“What?” you say, in shock and amazement that any government agency might try to fudge the numbers to support a foregone conclusion. “Surely not! Surely, in its wisdom and scientific approach to all things related to our health and safety, surely they have our very best interests at heart.”
Dear and gentle reader, I hate to break it to you, but while there are well-meaning people in regulatory agencies, there are also those who would – shall I say it delicately – attempt to persuade us of something less than true by demonstrating something known as “bias”.
On Tuesday of this week, 21 February, the taxpayer-funded agency, the Centers for Disease Control (CDC), released a report with the plain-vanilla title, “Nonpasteurized Dairy Products, Disease Outbreaks, and State Laws—United States, 1993–2006.” How it’s being trumpeted all over the news media is much sexier; a typical title (like this one from The Washington Times) reads “Feds: Fresh milk 150 times more dangerous than pasteurized dairy.”
The Weston A. Price Foundation issued a rebuttal to the article the following day (22 February), titled “CDC Cherry Picks Data to Make Case Against Raw Milk.”
I used to think statistics were pretty boring. I’m guessing a fair number of you might feel the same. But the one thing I do recall about statistics is the very politically incorrect statement my psychology teacher in high school made about them (sensitive readers, cover your eyes): “They’re like a woman – once you get them down you can pretty much do whatever you want.” Blatant stereotyping aside, he was absolutely right: you can take the numbers and totally mess with them to get the results you want. According to the rebuttal, CDC used the following rather shady tactics in producing its report, guaranteed to skew the results:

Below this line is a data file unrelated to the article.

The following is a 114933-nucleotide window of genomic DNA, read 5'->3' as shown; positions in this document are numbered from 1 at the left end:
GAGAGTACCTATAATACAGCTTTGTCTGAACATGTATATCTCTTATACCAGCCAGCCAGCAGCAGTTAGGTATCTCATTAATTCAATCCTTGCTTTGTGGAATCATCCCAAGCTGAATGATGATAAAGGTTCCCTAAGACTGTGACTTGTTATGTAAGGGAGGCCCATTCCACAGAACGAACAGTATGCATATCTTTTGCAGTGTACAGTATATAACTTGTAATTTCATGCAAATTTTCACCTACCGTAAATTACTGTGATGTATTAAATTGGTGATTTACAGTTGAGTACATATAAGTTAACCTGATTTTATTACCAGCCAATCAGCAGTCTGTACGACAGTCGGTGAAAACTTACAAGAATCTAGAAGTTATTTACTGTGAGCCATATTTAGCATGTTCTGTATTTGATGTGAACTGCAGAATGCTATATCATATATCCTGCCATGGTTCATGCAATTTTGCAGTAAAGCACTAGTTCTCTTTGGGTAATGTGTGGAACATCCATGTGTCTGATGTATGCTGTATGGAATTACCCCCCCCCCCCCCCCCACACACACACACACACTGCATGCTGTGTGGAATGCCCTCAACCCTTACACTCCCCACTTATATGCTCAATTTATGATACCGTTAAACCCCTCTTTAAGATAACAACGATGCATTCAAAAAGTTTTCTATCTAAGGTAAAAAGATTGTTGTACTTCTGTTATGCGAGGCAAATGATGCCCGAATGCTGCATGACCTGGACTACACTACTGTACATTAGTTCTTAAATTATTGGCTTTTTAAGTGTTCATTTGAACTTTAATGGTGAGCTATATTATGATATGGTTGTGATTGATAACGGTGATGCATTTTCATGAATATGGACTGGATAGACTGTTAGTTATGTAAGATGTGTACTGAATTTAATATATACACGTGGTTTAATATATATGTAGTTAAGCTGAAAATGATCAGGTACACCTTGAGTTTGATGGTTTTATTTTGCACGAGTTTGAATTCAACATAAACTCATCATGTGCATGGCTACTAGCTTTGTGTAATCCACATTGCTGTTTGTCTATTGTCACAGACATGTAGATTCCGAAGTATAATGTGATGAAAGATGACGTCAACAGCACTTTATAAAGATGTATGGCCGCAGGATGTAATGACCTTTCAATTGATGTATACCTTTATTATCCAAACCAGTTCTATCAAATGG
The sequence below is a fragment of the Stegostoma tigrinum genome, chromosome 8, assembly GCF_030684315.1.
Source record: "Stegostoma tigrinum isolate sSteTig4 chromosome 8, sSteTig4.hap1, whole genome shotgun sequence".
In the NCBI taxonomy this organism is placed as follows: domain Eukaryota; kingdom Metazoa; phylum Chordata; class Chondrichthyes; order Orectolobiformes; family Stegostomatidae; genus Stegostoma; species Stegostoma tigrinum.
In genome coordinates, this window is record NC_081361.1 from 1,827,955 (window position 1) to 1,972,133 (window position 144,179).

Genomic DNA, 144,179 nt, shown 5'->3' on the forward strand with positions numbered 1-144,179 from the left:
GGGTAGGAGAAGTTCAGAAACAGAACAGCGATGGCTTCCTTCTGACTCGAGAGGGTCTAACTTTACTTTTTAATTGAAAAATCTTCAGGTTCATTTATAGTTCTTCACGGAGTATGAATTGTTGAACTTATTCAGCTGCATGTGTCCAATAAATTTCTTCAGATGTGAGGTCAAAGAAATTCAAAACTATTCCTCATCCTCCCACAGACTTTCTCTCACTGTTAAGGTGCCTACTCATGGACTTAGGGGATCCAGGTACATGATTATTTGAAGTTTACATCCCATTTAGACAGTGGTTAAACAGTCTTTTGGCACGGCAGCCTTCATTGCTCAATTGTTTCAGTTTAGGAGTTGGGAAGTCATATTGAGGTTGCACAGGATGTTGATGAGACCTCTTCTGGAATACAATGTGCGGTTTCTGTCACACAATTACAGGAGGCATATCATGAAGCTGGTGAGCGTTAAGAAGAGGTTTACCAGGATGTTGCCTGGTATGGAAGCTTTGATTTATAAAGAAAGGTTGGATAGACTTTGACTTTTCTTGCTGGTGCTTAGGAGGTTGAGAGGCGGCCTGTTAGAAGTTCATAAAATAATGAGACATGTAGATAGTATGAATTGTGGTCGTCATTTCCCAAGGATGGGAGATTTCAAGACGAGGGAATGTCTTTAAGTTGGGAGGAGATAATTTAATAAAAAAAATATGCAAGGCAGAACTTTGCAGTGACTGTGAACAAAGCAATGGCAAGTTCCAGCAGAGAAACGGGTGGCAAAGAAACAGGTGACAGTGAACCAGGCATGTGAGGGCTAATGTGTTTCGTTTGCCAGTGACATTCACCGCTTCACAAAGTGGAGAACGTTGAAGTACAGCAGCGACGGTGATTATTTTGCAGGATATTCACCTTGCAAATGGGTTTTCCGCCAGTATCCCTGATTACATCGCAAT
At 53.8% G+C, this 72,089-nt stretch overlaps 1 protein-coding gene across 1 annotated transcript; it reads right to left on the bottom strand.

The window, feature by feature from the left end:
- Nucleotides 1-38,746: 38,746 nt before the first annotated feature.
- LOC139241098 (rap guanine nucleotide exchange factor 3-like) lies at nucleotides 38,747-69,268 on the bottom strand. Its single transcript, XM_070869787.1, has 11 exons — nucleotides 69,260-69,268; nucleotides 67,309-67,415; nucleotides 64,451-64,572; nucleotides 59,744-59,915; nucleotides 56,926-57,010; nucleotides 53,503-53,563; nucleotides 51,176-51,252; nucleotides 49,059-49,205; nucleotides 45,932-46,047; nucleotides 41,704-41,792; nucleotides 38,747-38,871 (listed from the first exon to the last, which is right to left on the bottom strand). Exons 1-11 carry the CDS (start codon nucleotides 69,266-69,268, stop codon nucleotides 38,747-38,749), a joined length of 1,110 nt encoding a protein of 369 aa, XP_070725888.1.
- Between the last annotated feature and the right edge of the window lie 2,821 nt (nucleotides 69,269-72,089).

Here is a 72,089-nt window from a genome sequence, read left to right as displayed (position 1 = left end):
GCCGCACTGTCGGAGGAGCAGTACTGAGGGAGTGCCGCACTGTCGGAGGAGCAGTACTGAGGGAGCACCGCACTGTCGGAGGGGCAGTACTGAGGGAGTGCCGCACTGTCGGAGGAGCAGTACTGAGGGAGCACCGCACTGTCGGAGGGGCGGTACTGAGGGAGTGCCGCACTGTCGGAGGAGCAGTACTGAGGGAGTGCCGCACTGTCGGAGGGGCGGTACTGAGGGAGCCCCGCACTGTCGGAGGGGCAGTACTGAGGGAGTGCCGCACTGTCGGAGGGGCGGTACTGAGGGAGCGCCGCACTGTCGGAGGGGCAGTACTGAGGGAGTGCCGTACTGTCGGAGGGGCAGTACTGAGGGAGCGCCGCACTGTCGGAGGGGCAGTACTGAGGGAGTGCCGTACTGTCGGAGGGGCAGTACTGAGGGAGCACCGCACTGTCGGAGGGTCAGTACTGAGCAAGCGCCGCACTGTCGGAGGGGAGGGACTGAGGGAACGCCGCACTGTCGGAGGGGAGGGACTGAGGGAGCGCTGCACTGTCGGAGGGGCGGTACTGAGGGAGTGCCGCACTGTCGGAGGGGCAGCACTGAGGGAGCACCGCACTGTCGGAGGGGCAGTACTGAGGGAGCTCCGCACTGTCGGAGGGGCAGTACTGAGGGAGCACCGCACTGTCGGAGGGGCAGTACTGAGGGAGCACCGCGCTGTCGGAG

- Carefully selected the time period from which to cull data to avoid those awkward years that didn’t supply the data they wanted (and did not explain why they chose the 13 years they did, in particular why they cut it off at 2006 when there is more recent data available)
- Failed to distinguish between “outbreaks” (two people with minor complaints, or thousands with serious ones) and “foodborne illnesses” (verified number of individual illnesses related to a specific food)
- Completely ignored the actual number of people who drink unpasteurized dairy, according to CDC’s own recent survey (hint: it’s a lot more than they said)
- Mixed up the incidence of disease from pasteurized cheese with that from fluid raw milk (the report is only supposed to cover the drinkable stuff)
- Included data from other countries, when the report is purportedly drawn from all U.S.-based data
Want more information? Watch this highly entertaining video recorded at Harvard Law School’s Food Law Society last Thursday, in which two people from each “side” (pro- and anti-raw milk) present their opinions. Do you find it the least bit intriguing that CDC released its report just a few days after this?